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  • Home > Chloe Neill > Chicagoland Vampires Series > Phantom Kiss (Chapter 2)     
  • Phantom Kiss(Chicagoland Vampires #12.5)(2) by Chloe Neill
  • “It’s one of my favorite puns,” Ethan said with a smile. “I look forward to meeting more of Merit’s family. They always have such interesting stories to tell.”

    I could feel the blood drain from my face. Maybe the couple’s shower hadn’t been such a good idea after all. “Let’s stick to recent history, please.” But Ethan just smiled.

    “I know all the recent history,” he said. “It’s the rest I’m interested in.”

    “We’ll be back!” my mother said lightly, then whisked him into the arms of her chattering friends.

    I wasn’t alone for long.


    I looked back, found my blue-haired best friend—classically pretty, pale, and petite—moving through the crowd. Mallory Bell was escorted by her husband, Catcher. He was taller and buff, with pale skin and close-cropped hair that set off intense green eyes.

    “Happy wedding shower,” she said, squeezing me in a hug. “The place looks great—for a concrete box.”

    “That sums it up pretty well,” I said.

    She snagged a flute of pretty pink juice from a waiter with a silver tray. “These are mango and dragon fruit. You should try one.”

    I held up my blood cocktail, grinned at her. “I’ll try yours if you try mine.”

    “Been there, done that.”

    I tilted my head at her. “You have?”

    She lifted a shoulder. “You had those bottles of Blood4You at the house.”

    I’d shared Mallory’s Wicker Park home before moving into Cadogan House. I’d left partly because of my obligations as Sentinel and partly to avoid her and Catcher’s any-room-goes style of lovemaking. I’d vastly exceeded my personal quota of naked sorcerer sightings.

    “I had a sip one night.” She wrinkled her nose. “It was not delightful.”

    I was a vampire and I wouldn’t even call blood delightful. But as much as Blood4You’s marketing team tried to pretend otherwise, it wasn’t about the taste. It was about the need, the comfort, the satisfaction. However unsavory the practice might have been to humans, blood filled a vampire’s belly like nothing else did.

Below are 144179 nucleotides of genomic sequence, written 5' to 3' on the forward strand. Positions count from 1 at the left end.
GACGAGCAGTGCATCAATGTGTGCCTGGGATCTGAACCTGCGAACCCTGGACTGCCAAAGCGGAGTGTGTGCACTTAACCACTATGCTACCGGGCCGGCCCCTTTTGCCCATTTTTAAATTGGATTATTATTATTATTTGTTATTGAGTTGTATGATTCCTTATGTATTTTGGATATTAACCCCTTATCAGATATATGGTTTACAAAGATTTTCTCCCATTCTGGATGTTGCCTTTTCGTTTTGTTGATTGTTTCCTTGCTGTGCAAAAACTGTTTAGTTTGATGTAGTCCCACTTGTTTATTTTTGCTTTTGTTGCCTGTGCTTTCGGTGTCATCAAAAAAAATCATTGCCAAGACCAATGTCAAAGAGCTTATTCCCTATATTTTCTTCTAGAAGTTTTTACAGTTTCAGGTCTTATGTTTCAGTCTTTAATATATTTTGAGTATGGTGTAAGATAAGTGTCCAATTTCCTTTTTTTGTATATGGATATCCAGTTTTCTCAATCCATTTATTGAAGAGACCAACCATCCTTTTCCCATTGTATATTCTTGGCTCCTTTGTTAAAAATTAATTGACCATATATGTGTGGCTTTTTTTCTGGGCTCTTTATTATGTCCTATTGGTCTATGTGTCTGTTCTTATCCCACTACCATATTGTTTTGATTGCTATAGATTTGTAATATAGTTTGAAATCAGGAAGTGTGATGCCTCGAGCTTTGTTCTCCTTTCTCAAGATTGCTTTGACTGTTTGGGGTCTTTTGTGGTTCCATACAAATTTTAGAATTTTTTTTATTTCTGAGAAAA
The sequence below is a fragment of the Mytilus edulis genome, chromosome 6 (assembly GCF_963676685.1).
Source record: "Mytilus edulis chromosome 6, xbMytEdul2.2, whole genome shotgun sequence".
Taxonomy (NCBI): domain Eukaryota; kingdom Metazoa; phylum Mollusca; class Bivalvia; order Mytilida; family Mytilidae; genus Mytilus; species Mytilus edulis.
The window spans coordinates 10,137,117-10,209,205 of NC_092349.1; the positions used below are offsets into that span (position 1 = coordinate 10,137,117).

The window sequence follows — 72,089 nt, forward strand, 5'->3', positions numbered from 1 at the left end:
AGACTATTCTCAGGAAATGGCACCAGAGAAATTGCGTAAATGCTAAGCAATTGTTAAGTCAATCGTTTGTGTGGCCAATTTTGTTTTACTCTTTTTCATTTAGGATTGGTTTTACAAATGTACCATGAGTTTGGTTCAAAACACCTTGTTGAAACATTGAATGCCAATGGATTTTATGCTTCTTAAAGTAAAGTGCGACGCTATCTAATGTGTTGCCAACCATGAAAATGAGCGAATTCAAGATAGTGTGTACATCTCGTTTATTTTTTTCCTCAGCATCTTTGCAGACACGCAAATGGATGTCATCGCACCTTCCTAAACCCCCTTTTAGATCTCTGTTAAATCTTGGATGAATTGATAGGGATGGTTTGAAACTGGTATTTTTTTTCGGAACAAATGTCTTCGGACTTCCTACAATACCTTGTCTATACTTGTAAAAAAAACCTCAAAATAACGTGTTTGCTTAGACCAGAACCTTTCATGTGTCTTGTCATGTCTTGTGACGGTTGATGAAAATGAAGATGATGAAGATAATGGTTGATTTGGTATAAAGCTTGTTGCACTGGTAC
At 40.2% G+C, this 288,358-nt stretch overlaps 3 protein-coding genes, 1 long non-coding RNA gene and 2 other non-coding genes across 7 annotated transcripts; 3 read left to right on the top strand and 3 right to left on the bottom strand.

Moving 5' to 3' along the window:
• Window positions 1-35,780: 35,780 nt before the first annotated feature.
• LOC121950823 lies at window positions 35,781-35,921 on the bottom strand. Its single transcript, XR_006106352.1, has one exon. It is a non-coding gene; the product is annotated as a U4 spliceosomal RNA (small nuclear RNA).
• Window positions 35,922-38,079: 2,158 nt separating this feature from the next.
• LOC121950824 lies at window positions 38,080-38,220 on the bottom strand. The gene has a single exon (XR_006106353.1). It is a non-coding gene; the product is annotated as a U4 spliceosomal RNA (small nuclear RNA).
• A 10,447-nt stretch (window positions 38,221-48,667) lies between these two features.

“To each her own,” Catcher said, glancing around. “Where’s your fiancé?”

    I gestured across the room to where he chatted with my grandfather, Chicago’s supernatural Ombudsman and Catcher’s employer.

    The Ombudsman looked decidedly lived-in, with a slender ring of silver hair, a plaid shirt and trousers, and comfortable shoes. I loved my grandfather for many reasons, not the least of which was because the cop-turned-supernatural-investigator looked perfectly at home in his own skin.

    My mother stood with them, a contrast in her sheath dress and Chanel pumps, diamonds glittering in her ears.

    “Ethan cuts a fine form in those black suits of his,” Mallory said with a wink, earning a slightly narrowed stare from her husband. “But you’re the only control freak for me,” she said, putting a hand on his chest.

    To each her own in love, too.

    • • •

    We chatted with relatives I hadn’t seen in years—and some I was pretty sure I’d never seen. There were pictures and canapés and handshakes with cousins thrice removed. But there were no party games, thank God. My mother and Charlotte had evidently given up trying to think a game that would have been appropriate for humans and a four-centuries-old vampire.

    Ethan and I had made the rounds, talking with Mallory and Catcher, with Margot, the House’s vampiric chef (and our wedding caterer), with Lindsey, my closest vampire friend and a House guard, and with Luc, the House’s guard captain and Lindsey’s beau.

    Malik, Ethan’s second-in-command, had volunteered to stay at Cadogan and keep things running while we were gone. We had promised to bring him a slice of cake but weren’t entirely sure if the “cake” my mother had ordered would count. It was less pastry than edible sculpture—a tall and wriggling three-dimensional heart made of a dozen layers of beet-stained gelatin. My mother loved edgy, modern cuisine as much as she loved edgy, modern architecture.

    We’ll go by Portillo’s on the way home, Ethan said as we looked it over. That should satisfy Malik.

    I wasn’t about to argue with that. Portillo’s had the best cake shakes in Chicago.

    We’d requested no gifts and had offered suggestions for charitable donations for the guests who were determined to give something. But we still received beautifully wrapped presents, including two fancy toasters, a set of expensive towels, and a dozen crystal champagne flutes. Very generous of the thrice-removed cousins, if unnecessary.

    I’m certain there are several shelters in town that would be thrilled to have these, Ethan said when I opened Toaster Number Three.

    Excellent plan, I said, and I smiled at the small, wizened woman who’d given it to us. She was a great-aunt on my father’s side—my paternal grandmother’s sister—and looked to be nearly immortal herself. “Thank you, Aunt Sarah. What a thoughtful gift,” I said as my mother added the toaster to the growing pile.

    When the last gift was distributed and we’d thanked two dozen people for their generosity, Great-Aunt Sarah came forward again.

    “There are lazy, no-good vampires living down the street from me,” she pronounced.

    We stared at her.

    My mother, smile firmly in place, took Sarah’s elbow. “Sarah, I’m certain that’s not an appropriate thing to say at a party.”

  • Romance | Fantasy | Vampire